(Cavatua Lophocroa leadbeateri)
In the right circumstances, the huge and stunning Triton Cockatoo can make a good pet. The bird's tendency to scream and overly develop an attachment to its handler moderate its intelligence and loving nature. A human carer who fully comprehends these possible problems will find that a Triton may make a wonderful friend, despite the fact that it can be a needy bird.
With its white feathers and evocative yellow crest, the Triton exudes elegance. They have short, rounded tails and relatively small feet and beaks compared to their size. The loud voice and fondness for screaming is one of the traits of the Triton Cockatoo. Owners may experience issues because of this, and it is not suggested that birds live in apartments. Although they are able to learn words, they are not the most vocal parrots.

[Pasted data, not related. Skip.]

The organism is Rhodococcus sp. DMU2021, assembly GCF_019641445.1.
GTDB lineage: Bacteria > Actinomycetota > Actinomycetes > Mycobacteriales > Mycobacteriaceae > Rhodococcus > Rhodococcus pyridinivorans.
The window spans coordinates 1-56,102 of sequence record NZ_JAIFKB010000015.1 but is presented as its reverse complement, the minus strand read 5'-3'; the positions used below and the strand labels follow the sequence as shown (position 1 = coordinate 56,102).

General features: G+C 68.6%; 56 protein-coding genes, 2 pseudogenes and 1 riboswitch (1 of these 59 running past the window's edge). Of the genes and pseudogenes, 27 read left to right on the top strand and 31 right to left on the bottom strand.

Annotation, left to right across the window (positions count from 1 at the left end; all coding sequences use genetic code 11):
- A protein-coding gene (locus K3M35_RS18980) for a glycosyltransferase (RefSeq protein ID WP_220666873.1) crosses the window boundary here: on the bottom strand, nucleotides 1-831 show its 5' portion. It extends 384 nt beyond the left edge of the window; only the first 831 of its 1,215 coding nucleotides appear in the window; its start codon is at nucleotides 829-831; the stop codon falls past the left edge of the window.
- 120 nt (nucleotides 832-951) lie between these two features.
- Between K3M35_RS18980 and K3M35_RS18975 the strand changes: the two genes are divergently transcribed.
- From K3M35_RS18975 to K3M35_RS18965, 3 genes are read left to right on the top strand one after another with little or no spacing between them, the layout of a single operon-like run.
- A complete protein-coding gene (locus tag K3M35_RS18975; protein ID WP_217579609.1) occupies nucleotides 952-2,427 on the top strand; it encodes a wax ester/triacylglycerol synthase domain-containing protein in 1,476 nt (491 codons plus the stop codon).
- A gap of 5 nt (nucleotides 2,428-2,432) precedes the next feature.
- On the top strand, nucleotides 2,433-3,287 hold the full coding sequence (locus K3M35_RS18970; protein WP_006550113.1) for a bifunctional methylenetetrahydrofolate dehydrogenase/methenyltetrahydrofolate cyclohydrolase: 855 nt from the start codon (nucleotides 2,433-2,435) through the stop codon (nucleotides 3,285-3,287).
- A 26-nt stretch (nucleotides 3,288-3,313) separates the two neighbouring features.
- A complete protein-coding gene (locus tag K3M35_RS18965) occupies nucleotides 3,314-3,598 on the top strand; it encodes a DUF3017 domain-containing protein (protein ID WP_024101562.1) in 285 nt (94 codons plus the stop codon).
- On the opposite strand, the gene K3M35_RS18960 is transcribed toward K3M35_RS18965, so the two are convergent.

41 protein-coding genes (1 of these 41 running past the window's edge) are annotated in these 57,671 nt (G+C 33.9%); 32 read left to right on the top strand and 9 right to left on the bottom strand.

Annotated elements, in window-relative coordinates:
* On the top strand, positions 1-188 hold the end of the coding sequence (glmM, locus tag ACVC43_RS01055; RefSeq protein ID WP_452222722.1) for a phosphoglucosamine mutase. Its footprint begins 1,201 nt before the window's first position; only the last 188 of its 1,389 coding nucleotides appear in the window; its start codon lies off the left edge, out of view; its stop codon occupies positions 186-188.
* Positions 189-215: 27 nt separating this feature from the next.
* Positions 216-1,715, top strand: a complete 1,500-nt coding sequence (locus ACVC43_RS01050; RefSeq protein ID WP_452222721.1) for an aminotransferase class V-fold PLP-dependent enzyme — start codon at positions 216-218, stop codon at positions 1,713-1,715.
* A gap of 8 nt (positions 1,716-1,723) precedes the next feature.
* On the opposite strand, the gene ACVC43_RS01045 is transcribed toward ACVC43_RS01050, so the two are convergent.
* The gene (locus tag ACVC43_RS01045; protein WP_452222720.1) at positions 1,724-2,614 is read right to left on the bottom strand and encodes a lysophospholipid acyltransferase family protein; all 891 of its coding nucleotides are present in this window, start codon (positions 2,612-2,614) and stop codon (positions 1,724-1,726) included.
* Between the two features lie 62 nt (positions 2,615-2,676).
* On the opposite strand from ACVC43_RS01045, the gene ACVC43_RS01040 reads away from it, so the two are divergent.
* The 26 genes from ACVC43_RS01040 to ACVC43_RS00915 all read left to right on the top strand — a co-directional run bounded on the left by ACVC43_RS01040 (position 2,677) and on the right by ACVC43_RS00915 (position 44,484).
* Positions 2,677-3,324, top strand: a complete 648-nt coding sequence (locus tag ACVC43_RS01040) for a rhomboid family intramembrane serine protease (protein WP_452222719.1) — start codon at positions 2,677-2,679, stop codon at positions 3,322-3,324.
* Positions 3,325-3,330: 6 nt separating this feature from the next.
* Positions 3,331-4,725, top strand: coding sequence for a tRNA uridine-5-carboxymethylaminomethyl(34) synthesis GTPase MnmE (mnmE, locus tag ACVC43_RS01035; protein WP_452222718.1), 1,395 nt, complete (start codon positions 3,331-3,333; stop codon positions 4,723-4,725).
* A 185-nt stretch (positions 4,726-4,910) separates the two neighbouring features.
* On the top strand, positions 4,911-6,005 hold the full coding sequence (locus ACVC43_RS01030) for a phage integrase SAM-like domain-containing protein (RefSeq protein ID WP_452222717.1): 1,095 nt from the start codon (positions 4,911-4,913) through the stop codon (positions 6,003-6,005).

Character & Behavior
Tritons are acrobatic, highly energetic birds who want to be the focus of attention. Their affectionate nature is one of its enticing qualities to pet owners, despite the fact that their size and noise levels can be problematic in a residential environment. They can develop very close ties with their chosen human companion and expect a lot of care from them. Sadly, after the bird achieves sexual maturity at around 3 to 4 years of age, these ties may make the bird aggressive toward other individuals.
Violence between cockatoos in captivity is a widespread problem. A sizable aviary must be available if you intend to keep more than one of these birds.